Anatolian Neolithic Weavers At Çatalhöyük Used Trees to Make The Oldest Cloth
A new study published in the journal Antiquity has revealed some surprising information about the inhabitants of the ancient city of Çatalhöyük, an early Neolithic settlement located in southern Anatolia (modern-day Turkey). It seems these industrious people found a way to convert fibers from oak trees into textiles that were used to make clothes. Based on the study’s results, the oak fiber textiles of Çatalhöyük are the oldest cloth artifacts, or the oldest preserved woven fabrics in the world.
This is just the latest discovery that highlights the accomplishments of the residents of this famous Stone Age city, which was founded around 9,500 years ago and remains one of the oldest urban enclaves found in the archaeological record.
Çatalhöyük Weavers Made The Oldest Cloth Artifacts Ever
Excavations have been ongoing in Çatalhöyük since the 1950s, and at the time was believed to have been the world’s first true city. Originally settled in about 7,500 BC, in the early Neolithic ( Chalcolithic) era, shortly after the end of the last ice age, Çatalhöyük may have been home to as many as 10,000 people at its peak of population.
Over the approximately 1,100 years the city was occupied, its residents built a culture that was quite sophisticated for the time.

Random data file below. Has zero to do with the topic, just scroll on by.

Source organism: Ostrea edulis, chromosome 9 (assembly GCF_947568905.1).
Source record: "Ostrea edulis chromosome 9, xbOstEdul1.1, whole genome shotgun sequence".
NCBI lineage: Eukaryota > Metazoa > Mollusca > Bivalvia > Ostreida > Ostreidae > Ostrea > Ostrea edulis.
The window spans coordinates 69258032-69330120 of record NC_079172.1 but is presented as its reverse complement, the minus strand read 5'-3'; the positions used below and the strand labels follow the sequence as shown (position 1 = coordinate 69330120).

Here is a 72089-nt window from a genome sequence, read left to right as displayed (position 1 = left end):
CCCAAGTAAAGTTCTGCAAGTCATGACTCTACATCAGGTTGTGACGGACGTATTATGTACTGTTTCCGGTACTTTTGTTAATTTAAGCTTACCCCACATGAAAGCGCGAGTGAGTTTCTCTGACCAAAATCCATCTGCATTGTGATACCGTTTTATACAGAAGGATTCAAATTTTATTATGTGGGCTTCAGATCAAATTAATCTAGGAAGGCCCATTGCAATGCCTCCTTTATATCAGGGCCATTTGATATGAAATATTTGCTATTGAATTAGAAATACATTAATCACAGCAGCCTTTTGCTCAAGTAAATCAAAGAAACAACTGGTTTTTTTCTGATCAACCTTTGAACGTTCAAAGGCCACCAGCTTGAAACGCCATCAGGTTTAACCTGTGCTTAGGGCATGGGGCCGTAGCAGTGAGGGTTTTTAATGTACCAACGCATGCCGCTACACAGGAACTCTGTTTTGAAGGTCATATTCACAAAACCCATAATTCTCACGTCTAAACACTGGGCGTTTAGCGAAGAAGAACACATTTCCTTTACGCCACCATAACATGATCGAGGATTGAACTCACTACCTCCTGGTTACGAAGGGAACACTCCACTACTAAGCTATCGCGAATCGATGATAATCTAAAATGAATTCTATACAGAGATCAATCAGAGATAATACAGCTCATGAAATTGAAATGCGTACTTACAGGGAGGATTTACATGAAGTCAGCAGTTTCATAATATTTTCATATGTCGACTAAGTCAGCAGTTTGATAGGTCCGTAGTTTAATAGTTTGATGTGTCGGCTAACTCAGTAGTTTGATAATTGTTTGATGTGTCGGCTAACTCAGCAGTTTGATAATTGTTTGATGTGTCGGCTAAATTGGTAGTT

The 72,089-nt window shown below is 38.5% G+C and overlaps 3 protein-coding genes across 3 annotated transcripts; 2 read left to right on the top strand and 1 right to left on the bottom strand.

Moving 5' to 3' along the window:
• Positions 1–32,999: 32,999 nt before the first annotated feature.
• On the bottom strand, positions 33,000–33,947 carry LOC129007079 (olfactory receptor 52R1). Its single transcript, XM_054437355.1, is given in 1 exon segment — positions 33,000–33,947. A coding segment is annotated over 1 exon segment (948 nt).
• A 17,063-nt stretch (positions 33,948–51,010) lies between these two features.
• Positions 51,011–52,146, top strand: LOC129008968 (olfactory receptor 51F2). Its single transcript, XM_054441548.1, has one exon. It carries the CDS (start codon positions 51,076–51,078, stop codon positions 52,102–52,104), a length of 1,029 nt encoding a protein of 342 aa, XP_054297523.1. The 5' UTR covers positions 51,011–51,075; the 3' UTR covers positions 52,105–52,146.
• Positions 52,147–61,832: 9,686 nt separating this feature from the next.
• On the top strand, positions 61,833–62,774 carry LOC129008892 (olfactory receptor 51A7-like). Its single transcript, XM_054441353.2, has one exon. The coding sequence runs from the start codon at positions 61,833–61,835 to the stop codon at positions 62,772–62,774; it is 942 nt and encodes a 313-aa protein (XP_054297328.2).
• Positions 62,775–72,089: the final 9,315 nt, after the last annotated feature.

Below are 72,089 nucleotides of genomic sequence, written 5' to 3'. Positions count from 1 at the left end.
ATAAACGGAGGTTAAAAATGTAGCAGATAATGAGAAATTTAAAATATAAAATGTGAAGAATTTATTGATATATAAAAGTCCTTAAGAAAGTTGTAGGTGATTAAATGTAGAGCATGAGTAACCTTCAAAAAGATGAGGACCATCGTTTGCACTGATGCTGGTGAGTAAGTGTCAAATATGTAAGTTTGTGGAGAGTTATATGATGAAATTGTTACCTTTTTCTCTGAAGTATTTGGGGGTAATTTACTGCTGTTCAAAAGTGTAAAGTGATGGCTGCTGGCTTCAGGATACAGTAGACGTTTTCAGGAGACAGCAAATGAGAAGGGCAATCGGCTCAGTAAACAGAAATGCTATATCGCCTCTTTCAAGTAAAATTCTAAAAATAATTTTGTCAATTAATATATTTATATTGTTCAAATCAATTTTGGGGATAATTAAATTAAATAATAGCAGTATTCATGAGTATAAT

Çatalhöyük after the first excavations by James Melaart and his team. ( CC BY-SA 3.0 )
Among other capacities, the people of Çatalhöyük were skilled and accomplished weavers. They produced ample supplies of baskets, ropes, mats, and clothing made from finely-woven materials, examples of which were recovered during excavations that tracked centuries of activity within the city’s confines. These woven artifacts are considered to be the oldest cloth artifacts ever found so far on Earth.
What was this Oldest Cloth Made From?
Archaeologists learned a lot about the Çatalhöyük weaving industry from studying such items. There was one thing they didn’t know about the weavers of Çatalhöyük, however, and that was about the type of material they used to make their clothing fabric.
In other ancient textile samples, scholars had identified wool from sheep and linen made from plant fibers harvested from flax, as the top candidates, based on the clothes-making practices of other ancient peoples.
To obtain a definitive answer for the material used to make the cloth at Çatalhöyük, a team of archaeologists with expertise in this area collaborated on a study of pieces of clothing fabric recovered during 1993—2017 excavations led by Stanford University archaeologist Ian Hodder. These fabrics were made between 8,700 and 8,500 years ago and were still quite well preserved despite the immense passage of time.